Figure 1. Properties of indels. (A) Indel size distribution (size > 0 are insertions, size < 0 are deletions). Solid black bars represent the frequency of indels that are expansions or contractions of short tandem repeats (STR); solid white bars represent the frequency of non-STR indels. Most coding indels are size multiples of 3, preserving the reading frame. Most noncoding indels are size multiples of 2, reflecting the abundance of poly(AT) repeats in noncoding regions. (B) Amino acids inserted and deleted (relative to the 3D7 reference genome). (C) Indel diversity in intergenic regions relative to the position of core promoters predicted by Brick et al. (2008). Each point represents the mean indel diversity in a 50-bp window at a given distance from the center of a core promoter. Vertical bars represent the 95% confidence interval from 1000 bootstraps. The dashed line is at the mean intergenic diversity for the given indel class (STR/non-STR).
By deep sequencing the 3D7 x HB3 (Walliker et al, 1987), HB3 x Dd2 (Wellems et al, 1990) and 7G8 x GB4 (Hayton et al, 2008) experimental crosses, the P. falciparum Genetic Crosses project has generated an open access resource for understanding natural genetic and phenotypic variation in P. falciparum.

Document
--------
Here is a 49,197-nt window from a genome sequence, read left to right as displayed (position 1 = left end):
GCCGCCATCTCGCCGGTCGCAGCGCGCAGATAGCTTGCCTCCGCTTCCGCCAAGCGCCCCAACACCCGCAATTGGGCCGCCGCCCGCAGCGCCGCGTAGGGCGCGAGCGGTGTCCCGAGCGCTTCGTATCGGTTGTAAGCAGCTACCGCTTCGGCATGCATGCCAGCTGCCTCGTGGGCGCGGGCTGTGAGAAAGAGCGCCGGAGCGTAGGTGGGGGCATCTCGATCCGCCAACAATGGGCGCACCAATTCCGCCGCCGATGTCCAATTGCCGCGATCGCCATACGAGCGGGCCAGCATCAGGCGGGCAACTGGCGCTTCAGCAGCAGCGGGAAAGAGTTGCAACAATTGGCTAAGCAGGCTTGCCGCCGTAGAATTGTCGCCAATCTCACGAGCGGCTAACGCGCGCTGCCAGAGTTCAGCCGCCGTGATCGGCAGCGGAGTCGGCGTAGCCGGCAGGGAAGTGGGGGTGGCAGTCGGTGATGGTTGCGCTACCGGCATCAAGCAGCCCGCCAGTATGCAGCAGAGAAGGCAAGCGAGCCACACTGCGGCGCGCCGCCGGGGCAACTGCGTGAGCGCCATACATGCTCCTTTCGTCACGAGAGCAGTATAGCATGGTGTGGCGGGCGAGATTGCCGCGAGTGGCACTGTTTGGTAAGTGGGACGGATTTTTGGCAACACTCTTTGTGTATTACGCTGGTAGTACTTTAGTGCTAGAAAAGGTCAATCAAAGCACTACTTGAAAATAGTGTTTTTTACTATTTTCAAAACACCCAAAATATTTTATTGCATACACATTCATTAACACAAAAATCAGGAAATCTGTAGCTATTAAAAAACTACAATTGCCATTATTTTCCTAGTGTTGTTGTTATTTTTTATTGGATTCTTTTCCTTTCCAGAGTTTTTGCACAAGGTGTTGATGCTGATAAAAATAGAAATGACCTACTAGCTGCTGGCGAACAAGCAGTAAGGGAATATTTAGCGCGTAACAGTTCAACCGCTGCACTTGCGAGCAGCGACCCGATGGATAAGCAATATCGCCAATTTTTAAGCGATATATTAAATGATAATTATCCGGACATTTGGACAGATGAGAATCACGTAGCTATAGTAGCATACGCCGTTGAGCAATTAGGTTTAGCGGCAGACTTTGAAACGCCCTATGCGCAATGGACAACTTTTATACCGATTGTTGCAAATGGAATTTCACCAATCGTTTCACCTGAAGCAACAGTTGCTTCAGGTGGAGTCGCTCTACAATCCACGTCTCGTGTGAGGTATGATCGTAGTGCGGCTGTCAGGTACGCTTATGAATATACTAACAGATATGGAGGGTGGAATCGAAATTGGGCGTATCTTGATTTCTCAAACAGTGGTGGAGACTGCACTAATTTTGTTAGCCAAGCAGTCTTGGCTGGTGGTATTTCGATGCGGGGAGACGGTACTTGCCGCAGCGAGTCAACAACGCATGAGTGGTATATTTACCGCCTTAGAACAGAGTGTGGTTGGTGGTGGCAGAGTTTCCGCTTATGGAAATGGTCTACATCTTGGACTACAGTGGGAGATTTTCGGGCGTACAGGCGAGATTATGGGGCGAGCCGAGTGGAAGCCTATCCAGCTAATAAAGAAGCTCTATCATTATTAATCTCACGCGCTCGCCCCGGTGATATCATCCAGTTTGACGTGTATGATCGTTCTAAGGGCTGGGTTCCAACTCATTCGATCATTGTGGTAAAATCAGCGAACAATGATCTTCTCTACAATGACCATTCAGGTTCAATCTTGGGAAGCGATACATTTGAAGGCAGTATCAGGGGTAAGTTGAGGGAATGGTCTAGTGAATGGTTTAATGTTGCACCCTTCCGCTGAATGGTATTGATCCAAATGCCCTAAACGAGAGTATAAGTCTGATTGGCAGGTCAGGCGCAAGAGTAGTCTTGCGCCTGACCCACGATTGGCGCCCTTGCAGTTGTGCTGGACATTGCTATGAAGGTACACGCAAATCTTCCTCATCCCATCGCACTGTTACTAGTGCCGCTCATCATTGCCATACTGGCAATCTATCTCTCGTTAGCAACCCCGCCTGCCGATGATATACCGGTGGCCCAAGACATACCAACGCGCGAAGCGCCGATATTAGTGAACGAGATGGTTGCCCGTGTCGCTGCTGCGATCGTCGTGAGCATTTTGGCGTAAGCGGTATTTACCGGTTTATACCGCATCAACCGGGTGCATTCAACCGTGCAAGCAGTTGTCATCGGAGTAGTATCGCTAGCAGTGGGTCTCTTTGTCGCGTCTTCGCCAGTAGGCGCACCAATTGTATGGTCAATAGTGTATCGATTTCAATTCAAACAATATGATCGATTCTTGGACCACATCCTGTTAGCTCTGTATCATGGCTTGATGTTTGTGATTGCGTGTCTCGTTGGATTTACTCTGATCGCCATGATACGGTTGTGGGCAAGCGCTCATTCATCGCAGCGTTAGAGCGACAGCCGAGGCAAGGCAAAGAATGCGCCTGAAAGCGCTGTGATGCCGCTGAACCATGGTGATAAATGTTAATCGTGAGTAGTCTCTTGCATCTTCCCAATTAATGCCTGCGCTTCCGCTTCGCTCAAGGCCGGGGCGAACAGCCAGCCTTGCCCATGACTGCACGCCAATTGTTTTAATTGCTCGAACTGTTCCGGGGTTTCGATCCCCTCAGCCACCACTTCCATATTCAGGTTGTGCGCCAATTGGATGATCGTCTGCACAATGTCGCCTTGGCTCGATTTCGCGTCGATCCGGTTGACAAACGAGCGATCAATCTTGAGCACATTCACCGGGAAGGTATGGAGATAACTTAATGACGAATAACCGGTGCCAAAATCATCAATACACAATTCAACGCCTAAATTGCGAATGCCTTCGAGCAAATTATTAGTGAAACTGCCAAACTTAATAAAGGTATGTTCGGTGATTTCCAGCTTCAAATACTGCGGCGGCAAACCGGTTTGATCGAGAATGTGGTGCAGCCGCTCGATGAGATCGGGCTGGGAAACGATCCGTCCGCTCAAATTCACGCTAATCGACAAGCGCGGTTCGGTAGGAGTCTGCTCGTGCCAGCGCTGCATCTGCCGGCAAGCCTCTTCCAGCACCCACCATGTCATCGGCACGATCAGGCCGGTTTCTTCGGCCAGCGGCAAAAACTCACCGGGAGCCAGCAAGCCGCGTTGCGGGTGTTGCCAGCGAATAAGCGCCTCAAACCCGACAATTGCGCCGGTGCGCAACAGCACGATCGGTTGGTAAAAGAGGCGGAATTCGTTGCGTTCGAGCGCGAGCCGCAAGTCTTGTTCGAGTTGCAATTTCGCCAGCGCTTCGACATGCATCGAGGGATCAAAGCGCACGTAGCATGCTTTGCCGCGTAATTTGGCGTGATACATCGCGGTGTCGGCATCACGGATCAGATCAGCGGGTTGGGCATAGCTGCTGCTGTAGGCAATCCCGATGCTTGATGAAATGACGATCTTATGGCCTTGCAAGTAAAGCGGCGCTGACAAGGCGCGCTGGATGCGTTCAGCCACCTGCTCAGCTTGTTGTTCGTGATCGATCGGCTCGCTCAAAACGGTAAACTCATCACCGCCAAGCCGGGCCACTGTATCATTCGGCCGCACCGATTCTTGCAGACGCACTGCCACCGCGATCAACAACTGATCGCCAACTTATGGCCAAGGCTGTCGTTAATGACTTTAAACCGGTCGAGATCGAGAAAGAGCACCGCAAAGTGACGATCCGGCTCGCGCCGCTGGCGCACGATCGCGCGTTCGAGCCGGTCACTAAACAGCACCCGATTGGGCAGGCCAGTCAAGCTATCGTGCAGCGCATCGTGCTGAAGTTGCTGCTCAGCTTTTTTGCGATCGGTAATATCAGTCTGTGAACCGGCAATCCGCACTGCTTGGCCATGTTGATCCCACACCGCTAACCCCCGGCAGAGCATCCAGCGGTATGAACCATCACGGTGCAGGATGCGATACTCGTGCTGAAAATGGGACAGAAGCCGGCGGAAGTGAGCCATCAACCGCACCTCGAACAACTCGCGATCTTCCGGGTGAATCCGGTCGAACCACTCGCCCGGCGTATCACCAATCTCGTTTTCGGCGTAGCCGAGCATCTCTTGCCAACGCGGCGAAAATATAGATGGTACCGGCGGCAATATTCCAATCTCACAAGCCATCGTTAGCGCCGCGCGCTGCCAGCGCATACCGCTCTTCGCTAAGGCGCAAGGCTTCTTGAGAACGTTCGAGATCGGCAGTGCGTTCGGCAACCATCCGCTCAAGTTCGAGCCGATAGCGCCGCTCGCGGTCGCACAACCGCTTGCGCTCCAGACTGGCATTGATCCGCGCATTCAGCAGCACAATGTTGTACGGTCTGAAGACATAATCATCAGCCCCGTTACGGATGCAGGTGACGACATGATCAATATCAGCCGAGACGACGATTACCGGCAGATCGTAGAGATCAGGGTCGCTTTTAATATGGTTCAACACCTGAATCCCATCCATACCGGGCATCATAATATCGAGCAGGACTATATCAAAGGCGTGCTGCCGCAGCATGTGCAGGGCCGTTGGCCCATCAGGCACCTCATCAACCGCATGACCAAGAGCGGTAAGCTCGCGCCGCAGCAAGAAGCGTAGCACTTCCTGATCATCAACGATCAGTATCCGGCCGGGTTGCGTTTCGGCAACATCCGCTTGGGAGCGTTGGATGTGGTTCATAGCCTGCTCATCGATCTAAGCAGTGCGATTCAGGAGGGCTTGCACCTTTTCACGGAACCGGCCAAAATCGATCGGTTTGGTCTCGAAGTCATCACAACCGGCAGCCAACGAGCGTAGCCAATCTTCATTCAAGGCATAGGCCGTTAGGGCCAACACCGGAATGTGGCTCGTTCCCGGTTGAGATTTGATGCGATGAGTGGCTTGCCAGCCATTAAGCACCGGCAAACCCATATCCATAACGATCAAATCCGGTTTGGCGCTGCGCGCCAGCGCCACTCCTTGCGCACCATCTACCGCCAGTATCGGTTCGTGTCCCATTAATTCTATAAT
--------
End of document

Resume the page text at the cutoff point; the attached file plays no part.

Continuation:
A key finding is that indels are extremely abundant in the P. falciparum core genome:
“In most species, indels are relatively rare. For example, in the human genome there are roughly 10 SNPs for every indel,” says Alistair Miles from the Wellcome Trust Centre for Human Genetics, University of Oxford. “In P. falciparum there are more indels than SNPs, which is very unusual. Indels are therefore a major driver of genetic diversity and may be under-appreciated as a cause of phenotypic variation.”
The study also performed a high-resolution analysis of sexual recombination, confirming a high rate of crossover events and providing the first estimates for the rate of non-crossover events and the length of conversion tracts. Several recombination events were observed within copy number variants associated with drug resistance, providing evidence that sexual recombination could play an important role in the evolution of resistance.
“Professor Tom Wellems from the National Institute of Allergy and Infectious Diseases (NIAID), Maryland, USA, adds: “The analysis of the genomes of these three crosses provides us with unique insights into the biology of the parasite, giving us some indications on how the parasite evolves to face new challenges, such as the pressure from anti-malarial drugs.”
Miles, Iqbal et al. Indels, structural variation, and recombination drive genomic diversity in Plasmodium falciparum. Genome Res. 2016 Aug 16. [Epub ahead of print].